Giving employees a compelling purpose is nothing new, but it might help create a sense of belonging in a world where staff are constantly looking for their next move, according to a business academic.
At last week’s Unleash Conference & Expo in London, Costas Markides, professor of strategy and entrepreneurship at London Business School, estimated that around half of the UK working population works remotely.
The requirement is not to make our companies good anymore, or excellent. The requirement is how to make our organisations special and make our people feel special there.” – Costas Markides
Meanwhile, unlike the generations before them, people no longer expect to stay in the same job or organisation for the majority of their working lives – high school graduates in the US expect to have had around 10-40 jobs by the time they reach 40 years old, according to the US Department of Labor.
To unite such a polarised workforce, Markides said organisations need to make sure they have a clear purpose that staff at all levels are inspired by. However, he claimed that “99.9% of purposes out there are totally useless”.
“Most people think that coming up with a sexy-sounding slogan is the key – it’s not,” he said.
“What makes it compelling is not the characteristics of the purpose, it’s the time and energy put into selling it to your people to win their hearts. It’s only when people buy into the purpose that the purpose becomes compelling.
“It’s a process. It takes time, it takes a lot of effort, and it takes a lot of strategy to put it into effect.”
Once they have decided on their overall mission, employers need to sell it to staff using a variety of tactics. Markides explained that story-telling and visualisation can often prompt an emotive response, inspiring employees to push the boundaries of what they can achieve.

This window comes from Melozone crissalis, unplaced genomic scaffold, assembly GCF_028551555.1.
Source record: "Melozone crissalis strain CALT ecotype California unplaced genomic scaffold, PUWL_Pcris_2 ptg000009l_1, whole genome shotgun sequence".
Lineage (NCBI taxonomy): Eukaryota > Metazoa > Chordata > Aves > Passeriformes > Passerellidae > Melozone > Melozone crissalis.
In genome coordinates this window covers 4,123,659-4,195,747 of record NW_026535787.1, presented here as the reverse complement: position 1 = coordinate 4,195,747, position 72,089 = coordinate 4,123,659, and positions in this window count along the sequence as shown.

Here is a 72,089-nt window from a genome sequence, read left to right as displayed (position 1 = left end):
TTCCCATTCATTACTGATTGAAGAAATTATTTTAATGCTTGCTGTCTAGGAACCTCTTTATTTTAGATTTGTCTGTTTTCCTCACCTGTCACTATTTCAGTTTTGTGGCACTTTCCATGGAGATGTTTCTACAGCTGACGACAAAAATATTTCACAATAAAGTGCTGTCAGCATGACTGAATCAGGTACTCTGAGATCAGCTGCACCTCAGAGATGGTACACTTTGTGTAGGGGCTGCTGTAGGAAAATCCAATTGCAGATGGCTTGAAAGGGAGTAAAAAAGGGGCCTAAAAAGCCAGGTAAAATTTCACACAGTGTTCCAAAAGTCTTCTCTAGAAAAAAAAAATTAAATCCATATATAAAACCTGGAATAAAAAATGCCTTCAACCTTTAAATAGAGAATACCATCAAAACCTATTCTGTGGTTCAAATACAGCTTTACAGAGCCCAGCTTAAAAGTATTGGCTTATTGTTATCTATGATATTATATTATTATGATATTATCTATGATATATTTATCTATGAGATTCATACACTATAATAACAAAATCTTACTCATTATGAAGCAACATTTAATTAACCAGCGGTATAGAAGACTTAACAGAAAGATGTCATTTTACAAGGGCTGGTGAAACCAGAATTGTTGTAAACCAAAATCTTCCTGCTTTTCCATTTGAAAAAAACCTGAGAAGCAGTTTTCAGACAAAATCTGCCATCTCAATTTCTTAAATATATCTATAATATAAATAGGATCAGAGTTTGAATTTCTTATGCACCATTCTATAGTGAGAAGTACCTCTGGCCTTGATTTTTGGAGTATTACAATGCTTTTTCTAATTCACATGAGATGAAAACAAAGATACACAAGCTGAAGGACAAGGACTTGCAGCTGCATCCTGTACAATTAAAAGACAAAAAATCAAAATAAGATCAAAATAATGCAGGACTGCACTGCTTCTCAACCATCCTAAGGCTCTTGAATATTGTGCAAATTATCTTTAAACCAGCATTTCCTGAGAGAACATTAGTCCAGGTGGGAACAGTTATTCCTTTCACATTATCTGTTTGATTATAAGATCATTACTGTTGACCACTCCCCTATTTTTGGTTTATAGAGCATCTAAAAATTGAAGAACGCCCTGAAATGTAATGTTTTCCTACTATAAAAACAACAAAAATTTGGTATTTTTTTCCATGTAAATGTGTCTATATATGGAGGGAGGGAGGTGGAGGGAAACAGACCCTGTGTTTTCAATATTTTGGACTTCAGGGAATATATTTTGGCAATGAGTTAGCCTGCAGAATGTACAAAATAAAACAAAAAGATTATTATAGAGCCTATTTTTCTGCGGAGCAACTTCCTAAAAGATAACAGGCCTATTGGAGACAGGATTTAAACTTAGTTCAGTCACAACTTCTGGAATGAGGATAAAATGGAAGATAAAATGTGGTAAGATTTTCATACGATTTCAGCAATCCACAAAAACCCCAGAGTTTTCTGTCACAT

Leaders should also champion the organisations’ purpose in their own day-to-day behaviours, setting an example for their staff to follow.
Making staff feel special
Perhaps surprisingly, Markides said making staff feel “special” and unique is key to creating a sense of belonging.
He said organisations should celebrate employees’ important moments and milestones – such as engagements, marriage and starting a family – with others, as well as building a special, perhaps even “fun”, working environment for them.
He gave the example of US online shoe retailer Zappos, where employees are encouraged to have fun while they are working, be adventurous and create “a little weirdness”.
He said: “What unites people is that they belong to a tribe that is different, that makes them feel special.
“The requirement is not to make our companies good anymore, or excellent. The requirement is how to make our organisations special and make our people feel special there.
“Take every opportunity to bring people together through shared activities. It doesn’t matter what the activity is, it could be company conferences, common events, common celebrations. Doing things together reinforces that we belong together.”
Making people feel special also extends to investment in workers’ professional growth. He gave the example of learning and development, which he suggested businesses are sometimes hesitant to pay for as they fear it will give staff the skills needed to take job elsewhere.
“But the more you invest in them, to make them more appealing to other people, the less inclined they will be to move,” he said.
Creating a sense of belonging is difficult to achieve in today’s world, but Markides said it is not unattainable if time and effort is invested in doing so.